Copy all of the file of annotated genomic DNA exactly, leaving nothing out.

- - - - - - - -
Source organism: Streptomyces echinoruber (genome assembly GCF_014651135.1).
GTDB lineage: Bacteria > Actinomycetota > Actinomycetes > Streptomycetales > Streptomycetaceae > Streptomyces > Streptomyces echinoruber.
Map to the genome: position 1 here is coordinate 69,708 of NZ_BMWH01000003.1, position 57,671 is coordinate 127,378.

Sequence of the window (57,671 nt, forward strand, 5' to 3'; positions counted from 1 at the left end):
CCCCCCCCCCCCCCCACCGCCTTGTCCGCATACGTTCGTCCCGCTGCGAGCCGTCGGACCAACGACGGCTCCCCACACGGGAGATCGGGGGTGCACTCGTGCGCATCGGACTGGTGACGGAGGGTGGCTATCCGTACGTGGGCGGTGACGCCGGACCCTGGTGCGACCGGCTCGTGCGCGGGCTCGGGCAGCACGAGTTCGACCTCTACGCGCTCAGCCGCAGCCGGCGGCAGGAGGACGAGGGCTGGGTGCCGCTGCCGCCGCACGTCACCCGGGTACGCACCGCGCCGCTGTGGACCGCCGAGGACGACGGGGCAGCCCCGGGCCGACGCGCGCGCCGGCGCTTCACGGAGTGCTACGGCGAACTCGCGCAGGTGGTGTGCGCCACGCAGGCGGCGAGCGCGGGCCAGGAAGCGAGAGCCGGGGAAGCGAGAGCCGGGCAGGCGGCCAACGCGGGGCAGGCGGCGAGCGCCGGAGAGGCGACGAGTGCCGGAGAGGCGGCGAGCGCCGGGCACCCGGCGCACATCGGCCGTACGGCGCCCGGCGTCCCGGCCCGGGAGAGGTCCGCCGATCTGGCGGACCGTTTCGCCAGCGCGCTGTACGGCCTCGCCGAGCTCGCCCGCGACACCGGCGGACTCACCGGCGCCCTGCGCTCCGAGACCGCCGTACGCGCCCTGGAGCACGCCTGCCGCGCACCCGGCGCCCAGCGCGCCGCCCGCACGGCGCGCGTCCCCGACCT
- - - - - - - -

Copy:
Source organism: Streptomyces echinoruber (genome assembly GCF_014651135.1).
GTDB lineage: Bacteria > Actinomycetota > Actinomycetes > Streptomycetales > Streptomycetaceae > Streptomyces > Streptomyces echinoruber.
Map to the genome: position 1 here is coordinate 69,708 of NZ_BMWH01000003.1, position 57,671 is coordinate 127,378.

Sequence of the window (57,671 nt, forward strand, 5' to 3'; positions counted from 1 at the left end):
CCCCCCCCCCCCCCCACCGCCTTGTCCGCATACGTTCGTCCCGCTGCGAGCCGTCGGACCAACGACGGCTCCCCACACGGGAGATCGGGGGTGCACTCGTGCGCATCGGACTGGTGACGGAGGGTGGCTATCCGTACGTGGGCGGTGACGCCGGACCCTGGTGCGACCGGCTCGTGCGCGGGCTCGGGCAGCACGAGTTCGACCTCTACGCGCTCAGCCGCAGCCGGCGGCAGGAGGACGAGGGCTGGGTGCCGCTGCCGCCGCACGTCACCCGGGTACGCACCGCGCCGCTGTGGACCGCCGAGGACGACGGGGCAGCCCCGGGCCGACGCGCGCGCCGGCGCTTCACGGAGTGCTACGGCGAACTCGCGCAGGTGGTGTGCGCCACGCAGGCGGCGAGCGCGGGCCAGGAAGCGAGAGCCGGGGAAGCGAGAGCCGGGCAGGCGGCCAACGCGGGGCAGGCGGCGAGCGCCGGAGAGGCGACGAGTGCCGGAGAGGCGGCGAGCGCCGGGCACCCGGCGCACATCGGCCGTACGGCGCCCGGCGTCCCGGCCCGGGAGAGGTCCGCCGATCTGGCGGACCGTTTCGCCAGCGCGCTGTACGGCCTCGCCGAGCTCGCCCGCGACACCGGCGGACTCACCGGCGCCCTGCGCTCCGAGACCGCCGTACGCGCCCTGGAGCACGCCTGCCGCGCACCCGGCGCCCAGCGCGCCGCCCGCACGGCGCGCGTCCCCGACCT